"Fake news” is threatening audiences' trust in digital-only news outlets and news shared on social media, according to a study from data and marketing consultancy Kantar.
The study, called “Trust in News,” surveyed 2,000 people in four countries — a total of 8,000 respondents in the U.S., U.K., Brazil and France.
It found the “fake news” narrative during recent election cycles has hurt the reputation of online-only news outlets and social media platforms. Traditional print and broadcast media outlets have remained "resilient."
“Traditional news media has largely defended itself against the 'fake news' accusations and continue to enjoy high levels of trust among news audiences. The challenge now is for those companies to monetize that loyalty,” stated Eric Salama, CEO of Kantar.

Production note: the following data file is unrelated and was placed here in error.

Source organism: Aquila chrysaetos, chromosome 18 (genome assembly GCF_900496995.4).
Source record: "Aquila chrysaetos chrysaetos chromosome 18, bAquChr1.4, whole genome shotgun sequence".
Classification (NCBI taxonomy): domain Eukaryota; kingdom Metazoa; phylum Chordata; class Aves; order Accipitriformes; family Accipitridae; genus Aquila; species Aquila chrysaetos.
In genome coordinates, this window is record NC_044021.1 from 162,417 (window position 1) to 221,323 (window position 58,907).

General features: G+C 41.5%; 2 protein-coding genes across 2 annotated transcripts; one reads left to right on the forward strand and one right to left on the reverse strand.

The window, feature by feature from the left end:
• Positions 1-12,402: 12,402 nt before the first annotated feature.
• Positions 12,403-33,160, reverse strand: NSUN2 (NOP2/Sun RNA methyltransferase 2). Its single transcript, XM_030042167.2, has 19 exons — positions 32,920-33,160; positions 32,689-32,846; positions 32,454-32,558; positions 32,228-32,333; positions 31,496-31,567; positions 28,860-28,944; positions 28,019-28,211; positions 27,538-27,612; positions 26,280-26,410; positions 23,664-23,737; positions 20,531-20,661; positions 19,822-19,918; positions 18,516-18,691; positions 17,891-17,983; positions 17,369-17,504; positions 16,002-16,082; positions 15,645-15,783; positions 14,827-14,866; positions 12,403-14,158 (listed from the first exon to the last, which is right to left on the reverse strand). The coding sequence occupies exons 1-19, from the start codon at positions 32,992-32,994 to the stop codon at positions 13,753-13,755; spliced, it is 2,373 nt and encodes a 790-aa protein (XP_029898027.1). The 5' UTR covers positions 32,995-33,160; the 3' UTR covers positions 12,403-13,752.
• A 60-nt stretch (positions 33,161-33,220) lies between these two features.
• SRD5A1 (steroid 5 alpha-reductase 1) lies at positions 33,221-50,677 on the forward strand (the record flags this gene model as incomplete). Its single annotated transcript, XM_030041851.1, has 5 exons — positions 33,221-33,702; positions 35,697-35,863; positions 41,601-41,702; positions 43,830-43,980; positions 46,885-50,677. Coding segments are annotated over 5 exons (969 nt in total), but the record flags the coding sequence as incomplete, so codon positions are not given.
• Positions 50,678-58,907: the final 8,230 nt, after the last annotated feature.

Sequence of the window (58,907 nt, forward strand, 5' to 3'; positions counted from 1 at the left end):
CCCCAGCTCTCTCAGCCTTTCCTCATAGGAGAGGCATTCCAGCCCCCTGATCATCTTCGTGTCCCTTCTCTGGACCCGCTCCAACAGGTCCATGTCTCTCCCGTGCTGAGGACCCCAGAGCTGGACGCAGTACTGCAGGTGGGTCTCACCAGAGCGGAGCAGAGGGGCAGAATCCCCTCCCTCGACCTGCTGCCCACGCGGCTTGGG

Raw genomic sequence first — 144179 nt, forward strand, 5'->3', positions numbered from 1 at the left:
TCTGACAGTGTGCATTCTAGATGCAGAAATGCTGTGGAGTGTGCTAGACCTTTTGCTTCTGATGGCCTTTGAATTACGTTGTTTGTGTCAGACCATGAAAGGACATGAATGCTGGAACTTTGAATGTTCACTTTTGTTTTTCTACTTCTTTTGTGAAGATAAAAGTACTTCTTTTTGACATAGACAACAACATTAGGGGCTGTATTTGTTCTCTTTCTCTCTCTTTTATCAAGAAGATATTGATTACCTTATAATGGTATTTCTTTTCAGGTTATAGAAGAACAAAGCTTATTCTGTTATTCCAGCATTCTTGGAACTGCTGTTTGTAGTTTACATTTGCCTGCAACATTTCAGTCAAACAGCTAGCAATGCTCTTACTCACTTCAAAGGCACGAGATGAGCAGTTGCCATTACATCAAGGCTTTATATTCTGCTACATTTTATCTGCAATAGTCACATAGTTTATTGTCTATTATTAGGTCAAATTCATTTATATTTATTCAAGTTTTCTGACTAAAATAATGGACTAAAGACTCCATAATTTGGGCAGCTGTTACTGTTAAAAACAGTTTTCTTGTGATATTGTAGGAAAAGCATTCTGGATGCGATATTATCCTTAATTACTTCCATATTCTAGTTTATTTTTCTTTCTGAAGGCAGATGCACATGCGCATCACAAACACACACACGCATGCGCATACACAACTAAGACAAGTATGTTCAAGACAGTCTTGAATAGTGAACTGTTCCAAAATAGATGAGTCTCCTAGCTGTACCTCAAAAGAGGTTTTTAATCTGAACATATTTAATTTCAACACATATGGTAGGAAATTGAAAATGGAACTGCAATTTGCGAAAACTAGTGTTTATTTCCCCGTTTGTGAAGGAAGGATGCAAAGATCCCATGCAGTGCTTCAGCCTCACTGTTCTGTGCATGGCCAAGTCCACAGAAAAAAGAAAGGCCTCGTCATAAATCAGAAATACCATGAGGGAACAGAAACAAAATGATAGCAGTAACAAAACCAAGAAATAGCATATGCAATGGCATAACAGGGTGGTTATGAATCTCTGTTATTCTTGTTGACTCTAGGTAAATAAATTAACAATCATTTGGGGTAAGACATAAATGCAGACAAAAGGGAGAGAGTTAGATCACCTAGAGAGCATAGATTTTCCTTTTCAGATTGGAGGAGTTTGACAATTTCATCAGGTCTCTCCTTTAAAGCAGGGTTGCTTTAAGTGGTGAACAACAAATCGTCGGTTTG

More than half (59%) of Americans surveyed say hearing about “fake news” hasn’t affected their level of trust in newspapers, and 17% said it has actually increased that trust.
When it comes to social media, 54% of Americans say “fake news” has eroded their trust in those sources.
While 70% of Americans feel that printed news outlets, including magazines, provide them with trustworthy news, only 37% believe social-media outlets can provide trustworthy news.
For the 8,000 people surveyed overall, 72% believe print magazines are the most trusted news source, closely followed by other traditional outlets such as print newspapers and TV and radio news.
Online-only news outlets are “trusted less” by 41% of news audiences. The online channels of print and broadcast media are trusted less too, the study found.
Only one in three surveyed recognize social media sites and messaging apps as a trusted news source.
Kantar's study also found people are consuming more news: 40% of news audiences have increased the number of news sources they use compared to a year ago.